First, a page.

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Analytical Characteristics of a Haploboroll
HA and a Spodosol FA
Element (g kgϪ1)
Functional groups (cmol kgϪ1)
all of the O in the FA is similarly distributed. The E4 /E6 ratio of the FA is almost
twice as high as that of the HA, which means that the FA has a lower particle or
molecular weight than the HA (Chen et al., 1976).
B. INFRARED (IR) AND FOURIER TRANSFORM
IR and FTIR spectra of humic substances show bands at 3400 cmϪ1 (H-bonded
OH), 2900 cmϪ1 (aliphatic C–H stretch), 1725 cmϪ1 (CuO of CO2H, CuO stretch
of ketonic CuO), 1630 cmϪ1 (COOϪ, CuO of carbonyl and quinone), 1450 cmϪ1
(aliphatic C–H), 1400 cmϪ1 (COOϪ), 1200 cmϪ1 (C–O stretch or OH deformation
of CO2H), and 1050 cmϪ1 (Si–O of silicates). The bands are usually broad because
of the extensive overlapping of individual adsorbances. IR and FTIR spectra reﬂect
the preponderance of oxygen-containing functional groups, i.e., CO2H, OH, and
CuO in humic materials. While IR and FTIR spectra provide worthwhile information on the functional groups and their participation in metal–humic interactions,
they tell us little about the chemical structure of humic materials.
Celi et al. (1997b) applied FTIR to the analysis of CO2H groups in a number of
HAs. Concentrations of CO2H groups in HAs were determined directly from FTIR
spectra by totaling adsorbances at 1720–1710 cmϪ1 (CO2H) and 1620–1600
cmϪ1 (COOϪ). Good correlations were found between total carboxyl groups determined by FTIR, a wet chemical method, and by 13C NMR. Thus, depending on
A LIFETIME PERSPECTIVE
the equipment and facilities available, soil chemists have a choice of methods that
can be used for measuring CO2H groups in HAs.
Until about the mid-1980s, when the use of liquid- and solid-state 13C NMR became more widespread, most soil chemists thought that the chemical structure of
humic substances was predominantly aromatic. 13C NMR demonstrated that
aliphatic structures in humic substances were often as important, and sometimes
even more important than aromatic structures (Schnitzer and Preston, 1986; Wilson, 1987; Norwood, 1988; Schnitzer, 1991). This was a very signiﬁcant development in our understanding of the chemistry of humic substances. Aromaticities
of HAs extracted from soils of widely differing pedological origins range from 30
to 60% (Schnitzer, 1991). A substantial portion of aliphatic carbons in HAs consists of parafﬁnic carbons. Of considerable interest are the prominent resonances
in both liquid- and solid-state 13C NMR spectra of humic substances near 130 and
132 ppm, which can be assigned to C in aromatic rings that are not substituted by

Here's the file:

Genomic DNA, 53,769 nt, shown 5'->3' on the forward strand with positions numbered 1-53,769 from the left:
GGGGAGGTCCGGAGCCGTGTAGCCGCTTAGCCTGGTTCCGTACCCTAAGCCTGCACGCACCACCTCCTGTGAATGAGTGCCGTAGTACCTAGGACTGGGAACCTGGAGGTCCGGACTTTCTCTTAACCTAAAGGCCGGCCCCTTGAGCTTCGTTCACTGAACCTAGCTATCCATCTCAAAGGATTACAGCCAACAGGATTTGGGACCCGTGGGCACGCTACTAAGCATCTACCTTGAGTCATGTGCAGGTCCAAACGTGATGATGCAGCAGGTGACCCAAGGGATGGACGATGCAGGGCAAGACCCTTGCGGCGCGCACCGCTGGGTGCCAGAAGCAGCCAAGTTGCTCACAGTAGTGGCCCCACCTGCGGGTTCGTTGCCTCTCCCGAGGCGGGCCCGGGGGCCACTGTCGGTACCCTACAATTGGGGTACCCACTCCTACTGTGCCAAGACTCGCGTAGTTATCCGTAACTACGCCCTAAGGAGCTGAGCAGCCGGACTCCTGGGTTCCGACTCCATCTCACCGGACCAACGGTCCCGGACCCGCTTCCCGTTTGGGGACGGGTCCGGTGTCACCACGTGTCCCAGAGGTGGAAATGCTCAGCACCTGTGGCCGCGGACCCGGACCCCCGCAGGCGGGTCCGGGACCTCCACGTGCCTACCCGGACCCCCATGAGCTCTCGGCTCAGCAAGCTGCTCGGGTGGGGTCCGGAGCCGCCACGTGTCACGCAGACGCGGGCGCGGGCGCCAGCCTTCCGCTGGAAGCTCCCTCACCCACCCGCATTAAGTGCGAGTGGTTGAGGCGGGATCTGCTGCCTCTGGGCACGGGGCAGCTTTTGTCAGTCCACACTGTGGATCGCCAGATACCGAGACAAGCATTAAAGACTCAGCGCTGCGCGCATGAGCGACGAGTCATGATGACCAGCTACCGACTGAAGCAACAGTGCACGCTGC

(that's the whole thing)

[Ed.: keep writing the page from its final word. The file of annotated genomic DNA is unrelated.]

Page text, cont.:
strong electron donors such as O and N but by C. Alkaylaromatics are typical structures that produce such resonances (Breitmaier and Voelter, 1978).
Of special interest in the context of this discussion is a comparison of solid-state
13C NMR spectra of a HA (extracted from the Ah horizon of a Haploboroll) and a
FA (extracted from the Bh horizon of a Spodosol). The HA spectrum in Fig. 4 shows
several distinct peaks in the aliphatic (0–105 ppm), aromatic (106–150 ppm), phe-
Figure 4 Solid-state 13C NMR spectra of HA (extracted from the Ah horizon of a Haploboroll)
and FA (extracted from the Bh horizon of a Spodosol).
nolic (155–160 ppm), and carboxyl (170–180 ppm) regions. The signals at 17, 21,
25, 27, and 31 ppm are likely due to alkyl C. The resonance at 17 ppm is characteristic of terminal CH3 groups and that at 31 ppm of (CH2)n in straight parafﬁnic
chains. The resonance at 40 ppm could also include contributions from both alkyl
and amino acid C. The broad signal at 53 ppm and the sharper one at 59 ppm may
be due to C in OCH3. Amino acid C may also contribute in this region (Breitmaier
and Voelter, 1978). Carbohydrates in HA would be expected to produce signals in
the 60 to 65, 70 to 80, and 90 to 104 ppm regions, although other types of aliphatic
C bonded to O could also do so. The aromatic region contains a relatively sharp maximum near 130 ppm due to alkyl aromatics. The peak at 155 ppm indicates the presence of O- and N-substituted aromatic C (phenolic OH and/or NH2 bonded to an
aromatic C). The broad signal near 180 ppm is due to C in CO2H groups, although
amides and esters could also contribute to this resonance.
The 13C NMR spectrum of the FA (Fig. 4) consists of a number of aliphatic resonances in the 20- to 50-ppm region, followed by signals from C in OCH3 groups,
amino acids, and carbohydrates between 50 and 85 ppm. Broad signals between
130 and 133 ppm indicate the presence of C in alkyl aromatics. The strong signal
between 170 and 180 ppm shows the presence of C in CO2H groups. In general,